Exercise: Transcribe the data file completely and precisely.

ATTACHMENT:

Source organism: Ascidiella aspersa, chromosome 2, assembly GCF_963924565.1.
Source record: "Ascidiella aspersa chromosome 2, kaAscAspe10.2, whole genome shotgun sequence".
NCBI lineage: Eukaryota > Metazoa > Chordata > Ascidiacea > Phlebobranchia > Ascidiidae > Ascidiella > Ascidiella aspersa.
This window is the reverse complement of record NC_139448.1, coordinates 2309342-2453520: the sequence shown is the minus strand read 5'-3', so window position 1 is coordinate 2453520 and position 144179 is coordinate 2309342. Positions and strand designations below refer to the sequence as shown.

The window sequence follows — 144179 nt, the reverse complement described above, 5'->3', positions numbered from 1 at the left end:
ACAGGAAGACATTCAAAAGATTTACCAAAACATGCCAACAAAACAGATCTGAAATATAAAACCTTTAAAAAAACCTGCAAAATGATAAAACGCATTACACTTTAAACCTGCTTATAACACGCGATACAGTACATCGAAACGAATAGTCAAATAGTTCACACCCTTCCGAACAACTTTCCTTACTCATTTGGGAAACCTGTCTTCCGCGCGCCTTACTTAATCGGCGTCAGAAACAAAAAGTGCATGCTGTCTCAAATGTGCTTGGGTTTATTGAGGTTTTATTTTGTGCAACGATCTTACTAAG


Source organism: Ascidiella aspersa, chromosome 2, assembly GCF_963924565.1.
Source record: "Ascidiella aspersa chromosome 2, kaAscAspe10.2, whole genome shotgun sequence".
NCBI lineage: Eukaryota > Metazoa > Chordata > Ascidiacea > Phlebobranchia > Ascidiidae > Ascidiella > Ascidiella aspersa.
This window is the reverse complement of record NC_139448.1, coordinates 2309342-2453520: the sequence shown is the minus strand read 5'-3', so window position 1 is coordinate 2453520 and position 144179 is coordinate 2309342. Positions and strand designations below refer to the sequence as shown.

The window sequence follows — 144179 nt, the reverse complement described above, 5'->3', positions numbered from 1 at the left end:
ACAGGAAGACATTCAAAAGATTTACCAAAACATGCCAACAAAACAGATCTGAAATATAAAACCTTTAAAAAAACCTGCAAAATGATAAAACGCATTACACTTTAAACCTGCTTATAACACGCGATACAGTACATCGAAACGAATAGTCAAATAGTTCACACCCTTCCGAACAACTTTCCTTACTCATTTGGGAAACCTGTCTTCCGCGCGCCTTACTTAATCGGCGTCAGAAACAAAAAGTGCATGCTGTCTCAAATGTGCTTGGGTTTATTGAGGTTTTATTTTGTGCAACGATCTTACTAAG